3) The title conflicted with some of the nuances within. For someone sitting on the fence (as described above), I thought the authors would have tried to harder to convince that the supposed "progressive revolution" isn't just more of the same. The dollar signs strewn throughout made me think more about all the money that politics engulfs (even if it is raised by citizen journalists) than the power any individuals have to instigate real change. I sometimes felt that the subtitle could have included "people-powered fundraising."

4) As the authors point out (as excuse or not), the manuscript was scrapped late in the process. They started from scratch, under considerable time pressure, and I can respect that. In my eyes (assuming it is true), they scored some points here for admitting the need to start over, and re-working on the fly.

I know Slashdot readers have their opinion of bloggers in general, and it is not always the most favorable. However, as a consistent reader of both Slashdot and several major political blogs I have to say "Crashing The Gate" is a heck of a job from a couple of "bloggers." I am now intensely curious to see if Glenn Reynolds's "An Army of Davids" paints a different (and/or alternative) picture of the "netroots" phenomena.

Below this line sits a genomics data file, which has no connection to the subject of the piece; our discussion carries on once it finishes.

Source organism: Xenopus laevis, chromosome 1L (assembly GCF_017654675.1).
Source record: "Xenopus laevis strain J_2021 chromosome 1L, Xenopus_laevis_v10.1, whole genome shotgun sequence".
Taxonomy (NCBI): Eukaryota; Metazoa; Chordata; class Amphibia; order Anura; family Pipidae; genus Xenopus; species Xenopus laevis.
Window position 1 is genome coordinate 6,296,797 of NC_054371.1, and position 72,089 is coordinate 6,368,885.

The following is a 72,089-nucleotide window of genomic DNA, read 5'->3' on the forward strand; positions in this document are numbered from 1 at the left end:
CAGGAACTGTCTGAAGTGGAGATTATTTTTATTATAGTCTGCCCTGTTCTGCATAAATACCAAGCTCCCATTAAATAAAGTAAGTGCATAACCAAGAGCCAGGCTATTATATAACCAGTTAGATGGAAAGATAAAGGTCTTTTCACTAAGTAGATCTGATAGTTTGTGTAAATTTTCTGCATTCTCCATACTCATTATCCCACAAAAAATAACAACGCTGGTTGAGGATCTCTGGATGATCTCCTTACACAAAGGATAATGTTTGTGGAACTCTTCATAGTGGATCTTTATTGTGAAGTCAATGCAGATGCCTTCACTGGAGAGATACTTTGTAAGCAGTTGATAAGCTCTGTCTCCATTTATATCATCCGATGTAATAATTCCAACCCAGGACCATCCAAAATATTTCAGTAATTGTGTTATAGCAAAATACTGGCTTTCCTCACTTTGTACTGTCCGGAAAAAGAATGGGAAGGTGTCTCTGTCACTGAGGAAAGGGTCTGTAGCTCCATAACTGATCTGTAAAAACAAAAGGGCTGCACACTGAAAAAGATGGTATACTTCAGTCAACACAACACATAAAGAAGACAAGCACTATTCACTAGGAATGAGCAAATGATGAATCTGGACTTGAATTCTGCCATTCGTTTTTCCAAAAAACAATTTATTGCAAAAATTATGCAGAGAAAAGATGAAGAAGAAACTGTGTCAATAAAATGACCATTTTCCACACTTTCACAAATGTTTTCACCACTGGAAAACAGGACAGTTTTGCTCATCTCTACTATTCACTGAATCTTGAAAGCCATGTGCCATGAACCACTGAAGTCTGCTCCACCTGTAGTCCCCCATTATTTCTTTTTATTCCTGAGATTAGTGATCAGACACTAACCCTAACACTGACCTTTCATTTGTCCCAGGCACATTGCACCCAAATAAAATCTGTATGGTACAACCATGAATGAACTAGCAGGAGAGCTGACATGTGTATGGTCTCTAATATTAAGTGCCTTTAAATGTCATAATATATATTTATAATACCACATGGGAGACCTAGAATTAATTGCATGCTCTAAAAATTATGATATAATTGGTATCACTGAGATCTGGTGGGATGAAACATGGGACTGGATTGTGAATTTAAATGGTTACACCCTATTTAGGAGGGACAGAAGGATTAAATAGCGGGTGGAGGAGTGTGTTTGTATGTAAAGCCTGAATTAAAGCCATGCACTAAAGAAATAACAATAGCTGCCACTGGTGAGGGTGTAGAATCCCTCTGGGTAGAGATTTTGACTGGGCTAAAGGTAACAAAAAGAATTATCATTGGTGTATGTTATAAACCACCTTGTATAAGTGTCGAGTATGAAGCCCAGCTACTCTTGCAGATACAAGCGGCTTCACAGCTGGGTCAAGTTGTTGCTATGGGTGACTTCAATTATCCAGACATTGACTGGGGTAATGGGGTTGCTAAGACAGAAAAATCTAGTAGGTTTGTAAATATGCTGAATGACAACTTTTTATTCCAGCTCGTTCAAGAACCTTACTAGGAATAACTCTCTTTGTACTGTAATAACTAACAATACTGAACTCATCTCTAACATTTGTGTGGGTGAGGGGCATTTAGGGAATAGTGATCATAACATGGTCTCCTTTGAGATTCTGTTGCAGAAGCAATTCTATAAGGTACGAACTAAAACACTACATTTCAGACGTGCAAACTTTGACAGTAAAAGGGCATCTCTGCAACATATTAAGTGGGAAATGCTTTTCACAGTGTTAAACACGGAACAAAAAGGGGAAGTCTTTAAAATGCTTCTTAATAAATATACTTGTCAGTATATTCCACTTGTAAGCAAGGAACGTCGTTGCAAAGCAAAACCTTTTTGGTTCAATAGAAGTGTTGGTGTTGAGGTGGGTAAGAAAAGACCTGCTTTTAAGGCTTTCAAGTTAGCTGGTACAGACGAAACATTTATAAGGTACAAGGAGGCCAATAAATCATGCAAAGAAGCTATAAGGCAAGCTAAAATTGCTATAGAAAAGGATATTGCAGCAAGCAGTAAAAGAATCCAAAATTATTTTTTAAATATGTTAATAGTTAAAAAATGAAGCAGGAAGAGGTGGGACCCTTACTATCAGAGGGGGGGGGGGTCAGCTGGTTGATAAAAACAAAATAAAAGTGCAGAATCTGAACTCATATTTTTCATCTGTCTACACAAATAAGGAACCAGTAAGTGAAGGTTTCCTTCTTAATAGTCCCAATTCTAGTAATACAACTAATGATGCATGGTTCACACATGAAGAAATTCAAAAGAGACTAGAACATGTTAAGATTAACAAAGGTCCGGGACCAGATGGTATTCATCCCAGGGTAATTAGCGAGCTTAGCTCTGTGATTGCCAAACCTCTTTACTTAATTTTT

As a final offering, Armstrong and Zuniga note that the world of progressive bloggers could already be four to five million strong, with extraordinary growth predicted for the future. In addition, they offered that anyone, anywhere could contribute. But, a democratic system requires mutual acceptance, healthy debate, and a willingness to accept a role alongside, not hands above, the rest. The online world already seems to be straying from those core tenets, with clubby recruitment gatherings, A-list bloggers and too much crosstalk. Without some correction, I wonder whether the growing political force the authors portray can sustain itself long term, or whether new media will turn out like old media - sensationalist, untrustworthy, and begging to be ignored."

You can purchase Crashing The Gate: Netroots, Grassroots, and the Rise of People-Powered Politics from Slashdot welcomes readers' book reviews -- to see your own review here, read the book review guidelines, then visit the submission page.